The End Complete

I’m not even sure the point of this whole thing. We do this job for our families, our soon to be families, our hobbies, homes, loved ones, our own amusement (lulz), all the crap we like to buy, etc. Most of us don’t know any thing better and will be lifers. Some of us take other paths and learn other crafts. I myself joined the fire dept. here and plan on learning as much as I can before going for a full time position at any fire dept. back home. It’s no vacation here. We are all here for the money. Good money. It’s never easy and it’s never fun. I hope some day I can put the slope behind me and do something else. Shit, I get way to antsy sitting in one spot anyway! This job will continue to supply my dreams of traveling with my lady. It’s bed time now, for I work night shift. Enjoy your desk.

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Are We There Yet?

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How We Do

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These guys were damn fun to board with! Until next winter fellas.

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Took this photo at work between Kuparuk and Prudoe Bay, Alaska. Image

Going Through Phases (Oil Field Camp Life)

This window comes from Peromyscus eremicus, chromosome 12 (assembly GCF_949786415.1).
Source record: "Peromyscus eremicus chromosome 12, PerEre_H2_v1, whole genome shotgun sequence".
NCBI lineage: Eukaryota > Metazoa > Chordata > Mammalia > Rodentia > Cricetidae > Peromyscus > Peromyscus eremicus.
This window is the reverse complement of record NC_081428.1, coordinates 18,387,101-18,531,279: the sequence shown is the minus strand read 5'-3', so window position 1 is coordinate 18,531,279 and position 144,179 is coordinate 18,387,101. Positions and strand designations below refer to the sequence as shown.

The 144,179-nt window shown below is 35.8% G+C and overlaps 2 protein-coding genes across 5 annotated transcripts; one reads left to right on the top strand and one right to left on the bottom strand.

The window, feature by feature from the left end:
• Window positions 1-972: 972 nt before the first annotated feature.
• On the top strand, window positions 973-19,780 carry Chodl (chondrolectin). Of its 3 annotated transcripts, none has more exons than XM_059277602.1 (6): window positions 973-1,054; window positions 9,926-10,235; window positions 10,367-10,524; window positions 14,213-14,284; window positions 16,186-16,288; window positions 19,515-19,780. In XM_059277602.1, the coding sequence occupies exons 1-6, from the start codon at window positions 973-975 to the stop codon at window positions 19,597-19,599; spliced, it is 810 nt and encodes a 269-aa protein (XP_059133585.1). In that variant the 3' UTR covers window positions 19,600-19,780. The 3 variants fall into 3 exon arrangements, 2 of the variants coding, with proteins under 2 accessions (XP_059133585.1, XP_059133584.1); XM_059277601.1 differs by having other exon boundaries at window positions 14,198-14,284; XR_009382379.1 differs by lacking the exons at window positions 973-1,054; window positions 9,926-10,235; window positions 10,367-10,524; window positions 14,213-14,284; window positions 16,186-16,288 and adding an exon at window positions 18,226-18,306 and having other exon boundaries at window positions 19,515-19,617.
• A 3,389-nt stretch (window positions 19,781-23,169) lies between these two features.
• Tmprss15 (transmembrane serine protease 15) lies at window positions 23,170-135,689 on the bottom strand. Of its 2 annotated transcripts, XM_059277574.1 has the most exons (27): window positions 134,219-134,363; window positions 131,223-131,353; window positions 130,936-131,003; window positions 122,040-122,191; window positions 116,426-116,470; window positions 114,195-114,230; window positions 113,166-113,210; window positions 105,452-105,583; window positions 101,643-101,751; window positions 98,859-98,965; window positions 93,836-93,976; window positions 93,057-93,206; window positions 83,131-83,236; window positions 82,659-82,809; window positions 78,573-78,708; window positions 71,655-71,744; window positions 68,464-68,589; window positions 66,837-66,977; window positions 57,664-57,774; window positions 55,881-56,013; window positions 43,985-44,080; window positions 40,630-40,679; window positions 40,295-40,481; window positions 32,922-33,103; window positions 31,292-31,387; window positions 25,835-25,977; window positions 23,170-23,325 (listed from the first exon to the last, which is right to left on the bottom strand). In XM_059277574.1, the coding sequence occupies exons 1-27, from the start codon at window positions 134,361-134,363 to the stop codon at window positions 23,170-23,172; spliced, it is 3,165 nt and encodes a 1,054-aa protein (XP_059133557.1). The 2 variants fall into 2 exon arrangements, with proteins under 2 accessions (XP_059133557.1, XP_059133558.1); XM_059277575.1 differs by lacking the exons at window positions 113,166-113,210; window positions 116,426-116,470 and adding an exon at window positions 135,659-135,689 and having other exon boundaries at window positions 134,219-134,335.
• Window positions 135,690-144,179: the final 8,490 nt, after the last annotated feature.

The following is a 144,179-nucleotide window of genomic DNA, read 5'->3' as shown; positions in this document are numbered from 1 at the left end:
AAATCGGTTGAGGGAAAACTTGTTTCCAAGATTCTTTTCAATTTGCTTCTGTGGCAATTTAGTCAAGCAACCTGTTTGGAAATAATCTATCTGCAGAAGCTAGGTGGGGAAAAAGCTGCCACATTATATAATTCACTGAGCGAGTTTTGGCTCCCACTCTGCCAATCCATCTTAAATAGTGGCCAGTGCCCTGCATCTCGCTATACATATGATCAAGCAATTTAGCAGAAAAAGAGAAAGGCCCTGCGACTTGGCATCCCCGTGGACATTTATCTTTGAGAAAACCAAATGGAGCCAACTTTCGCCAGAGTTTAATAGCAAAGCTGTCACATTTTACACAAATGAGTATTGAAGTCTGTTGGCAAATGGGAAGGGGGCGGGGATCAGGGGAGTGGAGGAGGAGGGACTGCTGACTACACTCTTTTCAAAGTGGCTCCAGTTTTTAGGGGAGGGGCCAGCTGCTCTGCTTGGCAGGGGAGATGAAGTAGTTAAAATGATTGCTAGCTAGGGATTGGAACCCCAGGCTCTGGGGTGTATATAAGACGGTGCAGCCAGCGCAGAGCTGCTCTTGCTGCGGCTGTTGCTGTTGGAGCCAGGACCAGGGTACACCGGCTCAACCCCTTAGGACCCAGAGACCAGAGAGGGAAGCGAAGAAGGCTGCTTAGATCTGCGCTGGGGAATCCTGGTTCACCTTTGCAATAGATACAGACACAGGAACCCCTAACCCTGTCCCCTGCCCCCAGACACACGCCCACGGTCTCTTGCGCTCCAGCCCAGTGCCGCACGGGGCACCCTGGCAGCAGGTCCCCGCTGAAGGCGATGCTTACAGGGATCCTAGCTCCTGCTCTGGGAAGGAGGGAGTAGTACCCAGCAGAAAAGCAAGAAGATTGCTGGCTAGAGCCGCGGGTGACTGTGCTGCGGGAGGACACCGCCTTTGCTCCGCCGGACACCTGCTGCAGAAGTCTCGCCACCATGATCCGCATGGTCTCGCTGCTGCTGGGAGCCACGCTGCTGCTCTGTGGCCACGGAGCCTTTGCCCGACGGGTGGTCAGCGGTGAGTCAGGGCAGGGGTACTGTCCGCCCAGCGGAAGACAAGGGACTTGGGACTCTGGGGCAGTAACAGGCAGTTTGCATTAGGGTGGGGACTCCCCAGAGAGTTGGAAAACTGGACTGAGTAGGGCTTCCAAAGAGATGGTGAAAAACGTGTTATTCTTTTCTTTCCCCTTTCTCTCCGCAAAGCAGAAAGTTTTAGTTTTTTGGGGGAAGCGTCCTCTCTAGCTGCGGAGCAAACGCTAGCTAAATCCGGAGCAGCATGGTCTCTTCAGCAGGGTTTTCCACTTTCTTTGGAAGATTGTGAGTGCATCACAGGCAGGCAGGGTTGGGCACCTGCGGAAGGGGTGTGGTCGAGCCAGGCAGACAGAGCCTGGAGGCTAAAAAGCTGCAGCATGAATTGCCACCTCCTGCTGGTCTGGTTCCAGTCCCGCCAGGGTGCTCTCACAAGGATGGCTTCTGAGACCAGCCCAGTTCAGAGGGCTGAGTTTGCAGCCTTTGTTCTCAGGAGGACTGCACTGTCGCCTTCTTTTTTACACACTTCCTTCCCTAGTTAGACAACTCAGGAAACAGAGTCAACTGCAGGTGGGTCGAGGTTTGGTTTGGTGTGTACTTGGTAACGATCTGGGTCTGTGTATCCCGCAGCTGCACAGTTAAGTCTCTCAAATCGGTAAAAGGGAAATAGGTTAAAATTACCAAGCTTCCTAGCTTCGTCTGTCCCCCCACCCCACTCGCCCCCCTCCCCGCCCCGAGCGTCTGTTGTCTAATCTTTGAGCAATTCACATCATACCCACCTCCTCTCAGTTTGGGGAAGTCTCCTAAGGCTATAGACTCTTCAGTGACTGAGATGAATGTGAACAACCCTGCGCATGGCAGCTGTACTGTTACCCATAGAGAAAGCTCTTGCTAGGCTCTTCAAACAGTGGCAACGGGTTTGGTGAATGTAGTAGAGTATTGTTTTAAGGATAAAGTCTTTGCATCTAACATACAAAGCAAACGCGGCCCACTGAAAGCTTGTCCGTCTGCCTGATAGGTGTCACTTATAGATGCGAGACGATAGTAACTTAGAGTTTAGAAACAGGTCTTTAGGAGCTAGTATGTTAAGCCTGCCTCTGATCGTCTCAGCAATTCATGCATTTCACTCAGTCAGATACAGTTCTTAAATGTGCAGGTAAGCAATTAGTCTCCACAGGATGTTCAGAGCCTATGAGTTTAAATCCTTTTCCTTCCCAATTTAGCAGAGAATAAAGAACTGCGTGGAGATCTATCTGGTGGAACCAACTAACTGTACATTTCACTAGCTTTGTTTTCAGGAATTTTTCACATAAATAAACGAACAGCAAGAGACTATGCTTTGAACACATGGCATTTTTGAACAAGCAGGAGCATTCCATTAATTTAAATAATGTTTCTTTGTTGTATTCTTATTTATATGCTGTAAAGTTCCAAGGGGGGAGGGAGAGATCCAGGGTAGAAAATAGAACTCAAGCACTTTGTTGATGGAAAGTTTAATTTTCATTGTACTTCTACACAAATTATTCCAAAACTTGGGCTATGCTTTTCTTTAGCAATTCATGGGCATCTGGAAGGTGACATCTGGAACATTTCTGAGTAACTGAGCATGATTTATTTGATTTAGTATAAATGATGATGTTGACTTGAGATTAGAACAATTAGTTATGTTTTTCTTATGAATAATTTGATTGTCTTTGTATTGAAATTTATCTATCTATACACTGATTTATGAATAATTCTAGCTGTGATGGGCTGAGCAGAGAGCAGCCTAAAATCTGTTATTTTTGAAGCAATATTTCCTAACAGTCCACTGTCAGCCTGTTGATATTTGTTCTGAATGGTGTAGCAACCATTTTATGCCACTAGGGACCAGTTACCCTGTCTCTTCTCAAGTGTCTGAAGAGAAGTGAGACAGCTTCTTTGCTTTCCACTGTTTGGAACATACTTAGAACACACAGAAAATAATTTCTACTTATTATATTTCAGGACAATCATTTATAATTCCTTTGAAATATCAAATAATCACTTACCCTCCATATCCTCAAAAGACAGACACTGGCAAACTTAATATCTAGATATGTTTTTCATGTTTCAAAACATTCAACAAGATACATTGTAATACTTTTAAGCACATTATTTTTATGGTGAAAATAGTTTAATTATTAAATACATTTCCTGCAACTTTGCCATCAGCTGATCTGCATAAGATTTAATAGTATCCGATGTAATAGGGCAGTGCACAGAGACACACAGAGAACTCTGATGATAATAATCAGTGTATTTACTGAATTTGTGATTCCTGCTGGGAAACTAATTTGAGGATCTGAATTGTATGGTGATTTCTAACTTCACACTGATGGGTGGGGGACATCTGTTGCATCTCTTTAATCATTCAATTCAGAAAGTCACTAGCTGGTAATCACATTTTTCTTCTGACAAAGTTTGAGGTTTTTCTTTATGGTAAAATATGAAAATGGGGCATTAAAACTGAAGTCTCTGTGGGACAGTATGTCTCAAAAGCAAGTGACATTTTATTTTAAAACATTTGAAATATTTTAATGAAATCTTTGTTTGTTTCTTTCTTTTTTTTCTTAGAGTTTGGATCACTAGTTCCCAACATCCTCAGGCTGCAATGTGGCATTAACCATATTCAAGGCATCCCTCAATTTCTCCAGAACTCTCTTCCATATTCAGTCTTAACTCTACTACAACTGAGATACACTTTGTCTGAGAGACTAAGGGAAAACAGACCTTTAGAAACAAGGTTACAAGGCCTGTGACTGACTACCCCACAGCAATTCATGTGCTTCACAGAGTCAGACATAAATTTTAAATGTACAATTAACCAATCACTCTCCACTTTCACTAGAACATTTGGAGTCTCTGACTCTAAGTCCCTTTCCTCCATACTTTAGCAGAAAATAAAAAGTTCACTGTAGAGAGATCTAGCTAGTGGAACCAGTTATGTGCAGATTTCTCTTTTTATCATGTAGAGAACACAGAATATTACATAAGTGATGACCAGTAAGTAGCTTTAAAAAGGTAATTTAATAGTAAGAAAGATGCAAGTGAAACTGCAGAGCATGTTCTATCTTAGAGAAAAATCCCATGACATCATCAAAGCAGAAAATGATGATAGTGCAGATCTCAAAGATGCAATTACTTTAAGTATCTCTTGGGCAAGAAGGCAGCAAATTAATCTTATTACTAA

Happy phase three day! Another day in the life of an oil field worker. Whats “phase three” you may ask? Let me explain. We have certain weather phase conditions at work. Phase one means slight hindered visibility with some wind. Still workable conditions but it’s usually limited to pad work only and speed limits reduced to 35mph (down from the max of 45mph). Phase two usually more intense with poor visibility, high winds, and speed limit reduced to 25 and all vehicle must travel via convoy. If a phase two is called during a job, we drop what we do and head back to the main office (KCS pad). A phase three is when the shit starts to hit the fan. 30mph winds, hardly any visibility. All jobs are seized and we bunker down indoors. Today we got lucky and it was a phase two almost three before we even left camp. So here we are, entertaining ourselves for the next twelve hours. I’m watching a pool tournament begin right before my eyes. Roland is giving George some competition. Some of the other guys are playing basket ball and hopefully safely. It wouldn’t be good if someone got hurt during a phase day heh. Joe, our foreman is hanging out with us. It’s nice to have a chill day like this. 90% of the crew is working over Christmas. We all miss our families but we are all here for the same reason. I figured I could use this opportunity and give you a look at a world most of you don’t ever think about and some didn’t even know existed. It’s a tough job mainly because we spend so much time away from home. The majority of us work 6 months out of the year with an average work schedule of two weeks on two weeks off. I for one work a three week on three week off schedule, aka “hitch”. We each have different ways of starting a count down. Some check off calender days and some calculate down to the exact hour until we leave (I’m one of those people). Most don’t think about it because thinking about it only prolongs a hitch. There is no alcohol here at work so we resort to coffee, poweraide, juice, assorted snack foods, most of which can be found in the photos below know as the “spike room”.